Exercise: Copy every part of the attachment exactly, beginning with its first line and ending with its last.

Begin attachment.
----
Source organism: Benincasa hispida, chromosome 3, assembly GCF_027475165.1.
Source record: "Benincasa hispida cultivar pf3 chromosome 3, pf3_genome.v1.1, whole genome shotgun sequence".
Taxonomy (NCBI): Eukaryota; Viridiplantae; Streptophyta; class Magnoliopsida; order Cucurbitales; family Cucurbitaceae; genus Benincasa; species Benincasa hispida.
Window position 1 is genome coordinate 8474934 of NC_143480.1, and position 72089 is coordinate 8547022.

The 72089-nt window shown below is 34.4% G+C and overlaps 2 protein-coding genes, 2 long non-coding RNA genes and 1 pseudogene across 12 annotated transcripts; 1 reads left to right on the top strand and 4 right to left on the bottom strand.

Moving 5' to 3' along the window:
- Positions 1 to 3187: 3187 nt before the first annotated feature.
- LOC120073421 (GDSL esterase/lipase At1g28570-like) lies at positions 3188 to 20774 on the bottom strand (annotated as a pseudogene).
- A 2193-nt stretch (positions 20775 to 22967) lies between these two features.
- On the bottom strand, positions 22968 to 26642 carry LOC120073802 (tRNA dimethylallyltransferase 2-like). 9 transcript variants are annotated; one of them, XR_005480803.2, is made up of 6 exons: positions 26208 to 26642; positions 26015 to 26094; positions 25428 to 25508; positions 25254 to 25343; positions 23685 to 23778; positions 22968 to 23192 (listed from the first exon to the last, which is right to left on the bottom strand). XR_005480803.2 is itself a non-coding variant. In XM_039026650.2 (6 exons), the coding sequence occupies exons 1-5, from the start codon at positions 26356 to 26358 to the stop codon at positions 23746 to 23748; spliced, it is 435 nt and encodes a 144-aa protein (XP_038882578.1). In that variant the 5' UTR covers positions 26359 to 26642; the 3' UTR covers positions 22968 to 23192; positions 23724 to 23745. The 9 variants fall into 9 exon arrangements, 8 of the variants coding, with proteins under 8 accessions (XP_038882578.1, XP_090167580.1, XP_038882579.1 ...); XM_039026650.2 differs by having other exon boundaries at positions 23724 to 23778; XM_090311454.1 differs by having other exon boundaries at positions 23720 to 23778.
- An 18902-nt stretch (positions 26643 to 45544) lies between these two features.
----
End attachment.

Source organism: Benincasa hispida, chromosome 3, assembly GCF_027475165.1.
Source record: "Benincasa hispida cultivar pf3 chromosome 3, pf3_genome.v1.1, whole genome shotgun sequence".
Taxonomy (NCBI): Eukaryota; Viridiplantae; Streptophyta; class Magnoliopsida; order Cucurbitales; family Cucurbitaceae; genus Benincasa; species Benincasa hispida.
Window position 1 is genome coordinate 8474934 of NC_143480.1, and position 72089 is coordinate 8547022.

The 72089-nt window shown below is 34.4% G+C and overlaps 2 protein-coding genes, 2 long non-coding RNA genes and 1 pseudogene across 12 annotated transcripts; 1 reads left to right on the top strand and 4 right to left on the bottom strand.

Moving 5' to 3' along the window:
- Positions 1 to 3187: 3187 nt before the first annotated feature.
- LOC120073421 (GDSL esterase/lipase At1g28570-like) lies at positions 3188 to 20774 on the bottom strand (annotated as a pseudogene).
- A 2193-nt stretch (positions 20775 to 22967) lies between these two features.
- On the bottom strand, positions 22968 to 26642 carry LOC120073802 (tRNA dimethylallyltransferase 2-like). 9 transcript variants are annotated; one of them, XR_005480803.2, is made up of 6 exons: positions 26208 to 26642; positions 26015 to 26094; positions 25428 to 25508; positions 25254 to 25343; positions 23685 to 23778; positions 22968 to 23192 (listed from the first exon to the last, which is right to left on the bottom strand). XR_005480803.2 is itself a non-coding variant. In XM_039026650.2 (6 exons), the coding sequence occupies exons 1-5, from the start codon at positions 26356 to 26358 to the stop codon at positions 23746 to 23748; spliced, it is 435 nt and encodes a 144-aa protein (XP_038882578.1). In that variant the 5' UTR covers positions 26359 to 26642; the 3' UTR covers positions 22968 to 23192; positions 23724 to 23745. The 9 variants fall into 9 exon arrangements, 8 of the variants coding, with proteins under 8 accessions (XP_038882578.1, XP_090167580.1, XP_038882579.1 ...); XM_039026650.2 differs by having other exon boundaries at positions 23724 to 23778; XM_090311454.1 differs by having other exon boundaries at positions 23720 to 23778.
- An 18902-nt stretch (positions 26643 to 45544) lies between these two features.